Expecting a child is an exciting time. From the moment that pregnancy test indicates “positive”, your whole life begins to shift. The anticipation of having a child provides joy and happiness that is difficult to match.
Your child is born and something magical happens. There is an immediate bond; a connection; a union that is steadfast and secure. Your love is unconditional.
Most parents have the pleasure of watching their child reach all of the developmental milestones as expected. There is much gratification in watching your child grow and flourish.
For some parents, things evolve in a different way. A diagnosis of a serious illness or disability brings many emotions such as disbelief, anger and sadness. All of a sudden, life takes an unexpected turn.
What doesn’t change however is the love and attachment that a parent has for their child. A parent’s devotion is unrestricted and limitless. As for most parents, we recognize our children for their strengths and attributes, not for what they are lacking or cannot do. We make adjustments.
Unfortunately, we are faced with barriers in broader society. Outside of the home, these adjustments don’t happen without going through extensive processes like filling out applications, countless meetings and lots of contention with adversity. Parents that have children who have mental health issues will experience finger pointing, blame and shame.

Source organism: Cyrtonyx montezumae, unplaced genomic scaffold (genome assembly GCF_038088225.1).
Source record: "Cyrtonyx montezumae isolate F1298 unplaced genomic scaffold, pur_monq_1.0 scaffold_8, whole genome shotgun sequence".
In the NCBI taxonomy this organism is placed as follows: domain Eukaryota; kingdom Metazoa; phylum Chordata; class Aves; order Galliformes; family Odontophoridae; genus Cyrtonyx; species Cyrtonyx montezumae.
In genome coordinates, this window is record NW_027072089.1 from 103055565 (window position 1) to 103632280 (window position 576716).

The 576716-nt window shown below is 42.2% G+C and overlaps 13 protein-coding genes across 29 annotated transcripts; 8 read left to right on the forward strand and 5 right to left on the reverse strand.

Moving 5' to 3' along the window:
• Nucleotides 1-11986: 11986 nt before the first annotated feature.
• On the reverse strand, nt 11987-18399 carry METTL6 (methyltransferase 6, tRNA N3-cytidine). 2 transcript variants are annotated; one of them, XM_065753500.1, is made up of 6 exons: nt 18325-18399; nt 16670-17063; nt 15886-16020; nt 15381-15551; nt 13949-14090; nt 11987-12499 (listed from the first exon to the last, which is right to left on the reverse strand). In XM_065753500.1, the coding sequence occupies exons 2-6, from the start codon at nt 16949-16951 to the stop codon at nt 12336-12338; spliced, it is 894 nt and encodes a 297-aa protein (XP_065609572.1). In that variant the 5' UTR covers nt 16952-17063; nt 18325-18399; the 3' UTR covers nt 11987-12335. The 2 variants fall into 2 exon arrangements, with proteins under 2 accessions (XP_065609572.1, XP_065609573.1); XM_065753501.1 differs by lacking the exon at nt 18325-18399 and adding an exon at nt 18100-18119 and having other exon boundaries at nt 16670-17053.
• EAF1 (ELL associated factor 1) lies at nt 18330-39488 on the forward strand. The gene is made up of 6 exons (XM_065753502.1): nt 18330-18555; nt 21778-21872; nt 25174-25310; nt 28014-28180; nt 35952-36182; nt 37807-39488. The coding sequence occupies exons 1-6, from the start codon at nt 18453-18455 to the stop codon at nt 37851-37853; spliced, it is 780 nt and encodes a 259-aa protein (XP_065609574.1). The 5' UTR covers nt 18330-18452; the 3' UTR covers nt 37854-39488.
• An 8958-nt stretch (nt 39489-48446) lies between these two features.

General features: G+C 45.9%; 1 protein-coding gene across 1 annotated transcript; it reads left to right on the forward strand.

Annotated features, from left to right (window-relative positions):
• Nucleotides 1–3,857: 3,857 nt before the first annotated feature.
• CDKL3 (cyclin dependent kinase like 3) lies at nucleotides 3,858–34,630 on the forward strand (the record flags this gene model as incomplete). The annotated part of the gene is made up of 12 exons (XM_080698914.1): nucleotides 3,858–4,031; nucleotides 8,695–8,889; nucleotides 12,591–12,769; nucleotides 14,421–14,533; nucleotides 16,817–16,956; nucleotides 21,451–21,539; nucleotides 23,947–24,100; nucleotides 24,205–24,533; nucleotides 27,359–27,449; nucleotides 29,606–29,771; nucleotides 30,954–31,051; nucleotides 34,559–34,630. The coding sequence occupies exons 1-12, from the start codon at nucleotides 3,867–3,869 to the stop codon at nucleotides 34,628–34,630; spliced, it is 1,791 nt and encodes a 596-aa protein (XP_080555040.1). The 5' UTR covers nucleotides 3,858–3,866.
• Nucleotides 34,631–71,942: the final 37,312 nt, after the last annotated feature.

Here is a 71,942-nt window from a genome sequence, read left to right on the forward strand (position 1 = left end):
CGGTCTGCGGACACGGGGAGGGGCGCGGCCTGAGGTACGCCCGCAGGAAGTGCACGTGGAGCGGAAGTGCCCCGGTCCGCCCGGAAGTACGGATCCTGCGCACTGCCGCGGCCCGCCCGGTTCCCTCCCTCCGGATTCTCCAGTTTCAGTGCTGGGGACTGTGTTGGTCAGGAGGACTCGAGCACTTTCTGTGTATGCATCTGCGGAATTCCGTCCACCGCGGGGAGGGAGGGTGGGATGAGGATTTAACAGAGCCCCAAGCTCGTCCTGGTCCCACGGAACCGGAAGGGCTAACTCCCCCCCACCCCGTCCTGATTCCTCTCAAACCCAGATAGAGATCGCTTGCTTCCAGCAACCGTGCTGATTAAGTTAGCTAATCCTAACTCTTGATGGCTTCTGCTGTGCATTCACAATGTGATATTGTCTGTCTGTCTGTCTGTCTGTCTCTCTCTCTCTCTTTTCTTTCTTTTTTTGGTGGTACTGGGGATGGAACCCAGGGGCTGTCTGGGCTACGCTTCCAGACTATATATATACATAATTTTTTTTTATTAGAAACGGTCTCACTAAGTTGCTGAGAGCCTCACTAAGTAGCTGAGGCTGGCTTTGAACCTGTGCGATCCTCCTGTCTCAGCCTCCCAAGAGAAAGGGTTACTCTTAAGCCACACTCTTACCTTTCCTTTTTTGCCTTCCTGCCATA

In many communities, there is an absence of accessible recreation and playgrounds. Whether it be for support funding or enrolling their child in school parents are often welcomed with a message of scarcity and insufficiency. “There are two hundred children on a wait list”; “We don’t have enough funding for support staff”; “The curriculum doesn’t allow us to make those accommodations”; “We have a zero tolerance policy”; “We don’t have inclusive programs”; and the list goes on.
What’s the message in all of this? Are you telling me that my child doesn’t belong?
The implication that a child is inadequate, or a suggestion that the child doesn’t belong is devastating.
Leading shame researcher, Brené Brown states, “We can’t use fear, blame, shame or judgment if we want to raise courageous children.” “When we approach from a place or worthiness rather than scarcity, we have no reason to attack.”
For parents, it’s not about “fitting a child into our world”, its about figuring out how we can include them. Belonging is about being accepted for who they are.
Parenting a child who has a disability or serious illness, takes the courage to be vulnerable.
Will you join us in leading the way to make our world more accessible and welcoming to everyone?